Messen: A Call to Protest
We must protest — and consider our right to burn the American flag.
After President Barack Obama’s historic presidency, President-elect Donald Trump will follow him into the White House with a regressive agenda. He is responding to and playing on fears many Americans rightfully have in ways that may enrich his family and inner circle of supporters. This cynical appropriation of American nationalism that enabled the takeover of the government by an ultra-wealthy cabal has brought latent hatred to the surface of public life.
Since Trump’s election on Nov. 8, 2016, we have seen an increase in sexual and racial violence that has drawn us a portrait of an America where racial profiling and sexual paternalism — as well as sexual harassment — are dire realities. Trump has ignored the values of this republic: freedom, equality, individualism and diversity. Today, we are living in an America that not only turns a blind eye to racism but also entrenches institutional racism while rejecting the principles of gender and sexual freedom. Trump’s proposed border wall and Muslim ban are shining examples of his discrimination-based proposals. We shall not yield to this bigotry under the banner of patriotism.
The days, months and years to follow will be decisive for America. Right now, we need more than a dialogue in the pages of our newspapers and on our television screens — so much more, as guest columnist Adam Gardner Med’17 suggested in a column on Jan. 12. We need action, because little will be achieved by discussions of whether Trump supporters are good or bad people since Trump’s politics implicitly and explicitly threaten Americans and citizens of the world.
We need more than discussion because history does not repeat itself; it rhymes. In ignoring our own dreadful history that has brought us injustice, misery and murder, we risk writing a new verse of history to rhyme with the centuries of slavery and genocide on which America was founded and has glacially acted to reform thanks to the liberal republican values our history classes teach us we need to utilize against injustice. We need to be strong, stand up and speak out. It’s time to stand up for yourself and stand up for others. We need to act and stand up for our integrity, rather than be lulled into complacency by “unification” as Trump and his supporters have advanced.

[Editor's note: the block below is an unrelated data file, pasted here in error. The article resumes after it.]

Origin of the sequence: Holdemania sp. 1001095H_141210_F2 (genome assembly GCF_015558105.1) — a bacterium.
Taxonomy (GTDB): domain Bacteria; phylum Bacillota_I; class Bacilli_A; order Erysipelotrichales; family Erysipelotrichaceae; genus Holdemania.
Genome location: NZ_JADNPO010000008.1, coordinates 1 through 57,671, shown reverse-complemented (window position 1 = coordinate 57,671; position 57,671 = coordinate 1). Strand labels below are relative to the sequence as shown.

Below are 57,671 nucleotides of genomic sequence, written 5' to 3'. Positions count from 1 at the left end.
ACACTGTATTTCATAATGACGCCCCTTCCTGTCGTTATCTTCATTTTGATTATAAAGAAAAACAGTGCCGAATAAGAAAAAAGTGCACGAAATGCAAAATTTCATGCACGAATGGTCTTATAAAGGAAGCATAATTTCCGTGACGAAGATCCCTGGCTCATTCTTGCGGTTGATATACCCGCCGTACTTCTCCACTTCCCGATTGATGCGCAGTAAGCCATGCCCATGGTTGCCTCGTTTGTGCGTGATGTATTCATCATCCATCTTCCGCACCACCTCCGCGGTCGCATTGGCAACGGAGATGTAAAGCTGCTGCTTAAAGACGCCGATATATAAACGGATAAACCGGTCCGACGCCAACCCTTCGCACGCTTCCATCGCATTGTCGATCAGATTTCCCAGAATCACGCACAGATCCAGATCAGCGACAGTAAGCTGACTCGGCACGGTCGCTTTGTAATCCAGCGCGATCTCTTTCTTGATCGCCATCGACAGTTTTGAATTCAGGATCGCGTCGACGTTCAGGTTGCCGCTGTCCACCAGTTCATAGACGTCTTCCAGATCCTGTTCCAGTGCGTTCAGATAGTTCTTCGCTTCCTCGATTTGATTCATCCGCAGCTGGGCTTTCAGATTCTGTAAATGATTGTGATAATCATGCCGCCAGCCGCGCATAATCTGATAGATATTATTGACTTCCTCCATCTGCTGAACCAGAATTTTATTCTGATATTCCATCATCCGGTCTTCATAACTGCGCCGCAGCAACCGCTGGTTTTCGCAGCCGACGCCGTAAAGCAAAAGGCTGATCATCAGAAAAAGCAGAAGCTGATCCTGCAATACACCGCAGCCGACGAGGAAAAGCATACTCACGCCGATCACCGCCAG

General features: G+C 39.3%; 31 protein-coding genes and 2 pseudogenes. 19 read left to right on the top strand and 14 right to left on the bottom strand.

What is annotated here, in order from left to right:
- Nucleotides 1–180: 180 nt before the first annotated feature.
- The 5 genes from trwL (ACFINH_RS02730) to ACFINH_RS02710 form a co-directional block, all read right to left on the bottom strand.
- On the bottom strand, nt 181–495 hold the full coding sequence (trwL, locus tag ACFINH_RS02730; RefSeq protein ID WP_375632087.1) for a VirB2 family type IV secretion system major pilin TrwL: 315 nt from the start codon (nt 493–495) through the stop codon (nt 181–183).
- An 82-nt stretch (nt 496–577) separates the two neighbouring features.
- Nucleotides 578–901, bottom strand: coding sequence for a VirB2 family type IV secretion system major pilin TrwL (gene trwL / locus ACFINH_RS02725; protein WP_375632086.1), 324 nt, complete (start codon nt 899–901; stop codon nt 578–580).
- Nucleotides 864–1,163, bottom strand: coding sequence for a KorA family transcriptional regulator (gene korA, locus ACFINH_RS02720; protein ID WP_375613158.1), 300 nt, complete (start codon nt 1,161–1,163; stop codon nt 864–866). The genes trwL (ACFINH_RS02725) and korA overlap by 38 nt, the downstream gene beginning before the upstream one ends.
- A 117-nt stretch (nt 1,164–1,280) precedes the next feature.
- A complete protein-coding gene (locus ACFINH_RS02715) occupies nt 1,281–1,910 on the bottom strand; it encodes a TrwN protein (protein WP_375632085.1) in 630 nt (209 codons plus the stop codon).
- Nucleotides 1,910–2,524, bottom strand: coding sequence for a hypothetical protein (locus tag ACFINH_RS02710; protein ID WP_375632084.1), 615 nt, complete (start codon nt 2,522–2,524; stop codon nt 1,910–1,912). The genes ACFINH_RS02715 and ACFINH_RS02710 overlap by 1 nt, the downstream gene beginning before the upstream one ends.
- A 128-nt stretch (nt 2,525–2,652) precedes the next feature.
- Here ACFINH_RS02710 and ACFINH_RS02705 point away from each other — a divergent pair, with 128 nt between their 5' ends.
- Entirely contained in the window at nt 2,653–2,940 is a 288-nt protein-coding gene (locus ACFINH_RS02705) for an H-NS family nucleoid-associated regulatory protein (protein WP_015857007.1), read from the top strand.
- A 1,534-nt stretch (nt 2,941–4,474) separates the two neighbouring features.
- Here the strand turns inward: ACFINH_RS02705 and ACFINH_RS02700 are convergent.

Trump tweeted on Nov. 29, 2016 that flag burners should be stripped of their citizenship or sentenced to jail. We should neither take this threat nor his ignorance of the First Amendment lightly. The best way to defend our rights is to exercise them. To place the value of the American republic on a piece of striped cloth with 50 stars on it, rather than the liberties and democratic institutions that make this country remarkable, is to misplace and misvalue what is wonderful about living here. Polish-German revolutionary Rosa Luxemburg once wrote in a critique of state censorship in the early years of the Soviet Union, “Freedom is always the freedom of dissenters.” She added: “If ‘freedom’ becomes ‘privilege,’ the workings of political freedom are broken.” The Trumpian rhetoric of unity attempts to undermine exactly that freedom of dissent and the working of political freedom. To burn the U.S. flag is fully within our rights. Ceding ground on this right for fear of disturbing some unity, which has never really existed — much like the “Great America” Trump tells us is past — capitulates to the anti-civil libertarian views already clearly voiced by the incoming administration.
In this moment, we need neither unity nor healing but an active and engaged citizenry unafraid to exercise its rights. I invite Dartmouth’s community to join me on the Green this Friday for a discussion on what rights are threatened by the incoming administration, what steps we can take to ensure that they are not simply taken away and what burning an American flag might achieve. And then, if we so wish, we will burn the flag, for we are free to do so.
Anyone interested in attending Messen’s discussion on Friday should contact him personally.
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